NORMAL — Mark Savage describes it as a "full-blown mid-life crisis."
Feeling emotionally disconnected from Jill, his wife of 28 years, and having ended his 20-year career as a pastor, Mark Savage found the depression that he inherited was stronger than ever.
"Life was not happening as I expected," he said. "I was incredibly frustrated and without hope and angry with everything — at life, at Jill, at me and at God."
His response was to engage in an affair that began on social media in June 2011 and ended up a physical affair. He separated from Jill in February 2012.
"It was shattering," shared Anne McClane, their oldest of five children.
The affair ended in April 2012 and Mark returned home in June 2012. But the journey to get to those points was an odyssey that continues today.
Jill and Mark Savage have shared their story in a blog series and in a "No More Perfect Marriages" book and seminars. They agreed to tell their story to The Pantagraph last week in their rural Normal home to help other couples.
"Let Valentine's Day be a launch point for regularly investing in your marriage," said Jill Savage. "That relationship needs to be nurtured."
Cheryl Gaines, a licensed clinical professional counselor for nearly 40 years whose work includes couples' counseling, agreed.
"The biggest thing of all is communication and within communication is listening," said Gaines, CEO of Collaborative Solutions Institute, a Bloomington-based counseling and family and divorce mediation agency. "We work with couples on how to be active listeners."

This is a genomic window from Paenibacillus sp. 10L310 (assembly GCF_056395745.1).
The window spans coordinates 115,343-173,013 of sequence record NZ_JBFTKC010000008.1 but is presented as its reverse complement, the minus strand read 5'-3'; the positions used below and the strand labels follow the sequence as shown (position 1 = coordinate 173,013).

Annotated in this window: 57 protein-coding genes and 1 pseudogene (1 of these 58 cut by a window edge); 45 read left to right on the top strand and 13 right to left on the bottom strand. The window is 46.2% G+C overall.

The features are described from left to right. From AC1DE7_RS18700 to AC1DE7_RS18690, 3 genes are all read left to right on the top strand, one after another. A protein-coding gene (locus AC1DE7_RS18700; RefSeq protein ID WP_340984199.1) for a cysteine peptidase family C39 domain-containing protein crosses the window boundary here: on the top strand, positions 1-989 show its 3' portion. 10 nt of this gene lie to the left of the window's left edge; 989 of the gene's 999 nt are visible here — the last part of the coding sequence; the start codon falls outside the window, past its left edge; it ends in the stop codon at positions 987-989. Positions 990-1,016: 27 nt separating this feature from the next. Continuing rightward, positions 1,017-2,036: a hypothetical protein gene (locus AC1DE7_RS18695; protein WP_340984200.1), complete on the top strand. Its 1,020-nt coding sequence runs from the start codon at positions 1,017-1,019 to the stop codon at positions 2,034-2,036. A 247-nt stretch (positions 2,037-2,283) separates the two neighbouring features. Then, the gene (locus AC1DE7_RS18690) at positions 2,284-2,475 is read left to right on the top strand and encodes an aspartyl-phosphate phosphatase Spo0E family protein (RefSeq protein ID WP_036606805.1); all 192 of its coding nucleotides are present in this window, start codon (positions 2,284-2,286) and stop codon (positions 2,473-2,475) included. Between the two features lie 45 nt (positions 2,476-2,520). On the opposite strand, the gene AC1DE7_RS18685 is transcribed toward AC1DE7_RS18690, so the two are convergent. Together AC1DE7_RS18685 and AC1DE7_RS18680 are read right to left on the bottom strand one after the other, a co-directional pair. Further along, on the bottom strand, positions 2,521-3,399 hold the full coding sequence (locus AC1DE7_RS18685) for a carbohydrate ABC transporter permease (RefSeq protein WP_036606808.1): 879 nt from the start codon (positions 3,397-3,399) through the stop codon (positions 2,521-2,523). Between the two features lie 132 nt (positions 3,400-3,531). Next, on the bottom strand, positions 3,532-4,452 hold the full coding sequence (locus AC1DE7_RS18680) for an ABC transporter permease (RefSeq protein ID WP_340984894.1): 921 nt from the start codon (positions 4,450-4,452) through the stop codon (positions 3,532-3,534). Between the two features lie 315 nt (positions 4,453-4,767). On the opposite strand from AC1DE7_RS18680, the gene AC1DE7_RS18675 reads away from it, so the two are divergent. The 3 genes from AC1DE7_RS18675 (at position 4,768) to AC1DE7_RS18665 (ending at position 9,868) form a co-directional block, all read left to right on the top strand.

"Some couples think they know what the other person is thinking and they think the other person knows what they are thinking," Gaines said. "If we want something, we have to use our voice and make our wants and needs known. Otherwise, we sit back and stew."
"Love is a decision," said Jill Savage. "Love is a choice. Sometimes, love is having an honest conversation."
"There's a lot that can be done to save a marriage, but both people need to have their heads in the game," Gaines said. "People get so caught up in everyday activities that they forget to nurture their relationship and to take time out for each other."
"I have people carve out 15 minutes a day to talk only about anything that is light and airy," Gaines advised. "Not bills, not the kids. Think about what you may have talked about on your first date. Think about what brought you together. Plan a day trip and get to know each other again."
Mark is 58 and Jill is 54. They have five children, ages 22 to 33.
"We've been married for 35 years — 25 years, happily," Jill said with a smile. "We're trying to normalize that marriage is hard."
Mark owns a handyman business and, together, the couple runs JAM Ministries that includes marriage coaching, seminars, a membership website for couples, speaking and writing.
In 2011, Jill was CEO of Hearts at Home, a national organization that encourages and educates mothers. She stepped down in December 2016.
Mark, in 2011, had stepped down after 20 years as a church pastor.
"A lot of my identity was in pastoring and being needed," he said, also admitting to "carrying baggage from my childhood that I wasn't good enough."
"A lot of couples' problems begin as unmet needs from childhood," Jill observed.
"I expected marriage and life to be different than it was," Mark said. "I lived in a state of fantasy. And the space between expectations and real life was discontentment."
"Mark is a natural feeler. I am a natural thinker," said Jill.